We investigated the effects of a 4-week oral synbiotic on ten IBS-D patients by comparing the following parameters pre- and post-treatment. Patients were examined by endoscopic evaluation of the upper and lower gastrointestinal tracts to obtain mucosal samples for FACS analysis and mucosal 16S rDNA analysis. Thereby, biopsies for FACS analysis were separately taken from the duodenum and ascending colon during the retraction of the endoscope and immediately processed. The colonic biopsies were obtained between the right-colonic flexure and the caecum. In addition, biopsies from the gastric corpus, duodenum, and ascending colon were obtained for mucosal microbiota analysis. Furthermore, analysis of fecal SCFAs, zonulin, and fecal 16S rDNA was performed.
Patients and controls
IBS-D patients (according to S3 guidelines) for this study were recruited consecutively from the outpatient clinics of the Department of Internal Medicine, Division of Gastroenterology and Hepatology, Medical University of Graz . The following inclusion criteria were applied: (1) symptomatic IBS patients according to current S3 guideline ; (2) age between 18 and 65 years; and (3) informed consent. Exclusion criteria were: (1) chronic inflammatory (IBD, celiac disease, and microscopic colitis were ruled out, and patients had the previous endoscopic evaluation and diagnostics), immune-, or neoplastic diseases; (2) recent application of immune-modifying medication; (3) pregnancy; and (4) alcohol or drug abuse. No patients received any new medications during the study period and no changes in medication dose were made during the study. No antibiotics were taken 4 weeks prior to study inclusion. All medications used by patients are systemically compiled in Table 1. All individuals included signed an informed consent prior to study inclusion. All protocols and informed consents were a priori waived by the local institutional review board (IRB number IRB00002556), vote 25-594 ex 12/13.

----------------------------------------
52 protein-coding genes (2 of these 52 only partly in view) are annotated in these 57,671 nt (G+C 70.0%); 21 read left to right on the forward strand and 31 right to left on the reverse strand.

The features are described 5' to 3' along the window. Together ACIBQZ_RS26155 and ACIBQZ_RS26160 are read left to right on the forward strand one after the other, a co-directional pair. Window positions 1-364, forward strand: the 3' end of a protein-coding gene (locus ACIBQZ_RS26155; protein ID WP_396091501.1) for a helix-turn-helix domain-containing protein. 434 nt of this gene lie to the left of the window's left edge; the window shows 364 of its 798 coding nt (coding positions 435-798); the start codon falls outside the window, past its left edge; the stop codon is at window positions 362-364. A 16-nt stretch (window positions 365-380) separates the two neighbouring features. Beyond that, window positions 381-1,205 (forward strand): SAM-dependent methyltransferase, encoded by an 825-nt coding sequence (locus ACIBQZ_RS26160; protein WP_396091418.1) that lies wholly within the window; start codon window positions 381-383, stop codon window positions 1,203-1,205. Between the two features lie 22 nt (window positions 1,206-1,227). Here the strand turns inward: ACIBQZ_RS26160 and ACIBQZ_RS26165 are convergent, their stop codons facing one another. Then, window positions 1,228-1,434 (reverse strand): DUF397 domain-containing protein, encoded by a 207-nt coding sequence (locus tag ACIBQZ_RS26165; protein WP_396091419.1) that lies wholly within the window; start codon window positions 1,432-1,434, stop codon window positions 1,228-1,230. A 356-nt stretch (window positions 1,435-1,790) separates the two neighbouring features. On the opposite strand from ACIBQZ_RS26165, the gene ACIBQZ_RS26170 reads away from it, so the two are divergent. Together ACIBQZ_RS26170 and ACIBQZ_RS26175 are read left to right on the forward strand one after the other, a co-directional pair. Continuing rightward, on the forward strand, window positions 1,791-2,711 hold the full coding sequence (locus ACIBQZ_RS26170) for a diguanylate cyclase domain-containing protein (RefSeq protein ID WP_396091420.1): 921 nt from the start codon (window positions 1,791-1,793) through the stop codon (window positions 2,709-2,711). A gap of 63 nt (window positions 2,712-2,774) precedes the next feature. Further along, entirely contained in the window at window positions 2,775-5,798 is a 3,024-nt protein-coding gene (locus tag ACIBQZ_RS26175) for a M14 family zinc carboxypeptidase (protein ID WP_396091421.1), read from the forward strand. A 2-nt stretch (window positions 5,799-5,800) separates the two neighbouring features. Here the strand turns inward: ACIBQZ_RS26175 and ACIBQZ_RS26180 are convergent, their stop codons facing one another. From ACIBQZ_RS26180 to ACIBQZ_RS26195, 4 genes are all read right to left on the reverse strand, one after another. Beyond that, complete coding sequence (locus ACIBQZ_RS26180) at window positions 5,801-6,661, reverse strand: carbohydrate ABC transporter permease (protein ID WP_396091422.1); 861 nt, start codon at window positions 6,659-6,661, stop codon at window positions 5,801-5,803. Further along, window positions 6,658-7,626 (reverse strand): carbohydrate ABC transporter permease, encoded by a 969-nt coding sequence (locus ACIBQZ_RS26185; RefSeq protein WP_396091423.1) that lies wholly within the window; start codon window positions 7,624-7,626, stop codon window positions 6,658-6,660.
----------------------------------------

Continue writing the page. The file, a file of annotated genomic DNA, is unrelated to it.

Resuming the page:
Clinical and demographic data of ten patients with IBS-D included in the study
Number of patients (% female)
Age at endoscopy, years (median [Q1–Q3])
BMI (median [Q1–Q3])
IBS-SSS baseline (median [Q1–Q3])
236 [129–256]; IBS diagnosis > 75
Relevant comorbidities (number of patients)
Iron deficiency (2)
Bronchial asthma (1)
Gastroesophageal reflux disease (1)
Arterial hypertension (1)
Co-medications (number of patients)
Thyroid hormones (4)
Vitamin D3 (3)
Proton pump inhibitor (2)
Selective estrogen receptor modulator (1)
Beta blocker (1)
Atypical antipsychotic (1)
Vitamin B complex (1)
Study protocol and schedule
Patients were recruited from the outpatient department as mentioned. During a screening visit, inclusion and exclusion criteria were applied and physical status investigated. Patients fulfilling criteria signed an informed consent and were scheduled for the baseline study visit 1. At study visit 1, upper and lower GI tract endoscopy was performed and biopsies were taken, fecal samples and IBS-SSS were obtained, and synbiotic formulation was handed out. Patients recorded the oral administration of synbiotic mixture twice a day for 4 weeks. At study visit 2 (4 weeks later), all examinations were re-performed including endoscopy and obtaining of fecal samples and IBS-SSS.
The German version of the validated IBS-SSS questionnaire was obtained from the Zentrum für klinische Ernährung (ZKES, Wollgrasweg 49b, 70599 Stuttgart, Germany) and used as described . Symptoms were quantified prior and after 4 weeks of synbiotic therapy.
Patients were given a 4-week course (twice a day) commercially available synbiotic mixture (OMNi-BiOTiC® Stress Repair, Institut Allergosan, Graz) consisting of the following prebiotics corn starch, maltodextrin, inulin, fructooligosaccharides, potassium chloride, magnesium sulfate, mangan sulfate and enzymes as well as 7.5 × 109 of each of the following probiotic bacterial strains: Lactobacillus casei W56, Lactobacillus acidophilus W22, Lactobacillus paracasei W20, Lactobacillus salivarius W24, Lactobacillus plantarum W62, Lactococcus lactis W19, Bifidobacterium lactis W51 and W52, and Bifidobacterium bifidum W23.
Gastroduodeno- and ileocolonoscopy was performed with standard equipment (Olympus, Hamburg, Germany) in sedated subjects. Samples were obtained by forceps biopsy. Biopsies for FACS analysis were separately taken from the duodenum and ascending colon during the retraction of the endoscope and immediately processed. The colonic biopsies were obtained between the right-colonic flexure and the caecum. In addition, biopsies from the gastric corpus, duodenum, and ascending colon were obtained for mucosal microbiota analysis.
Isolation of lamina propria mononuclear cells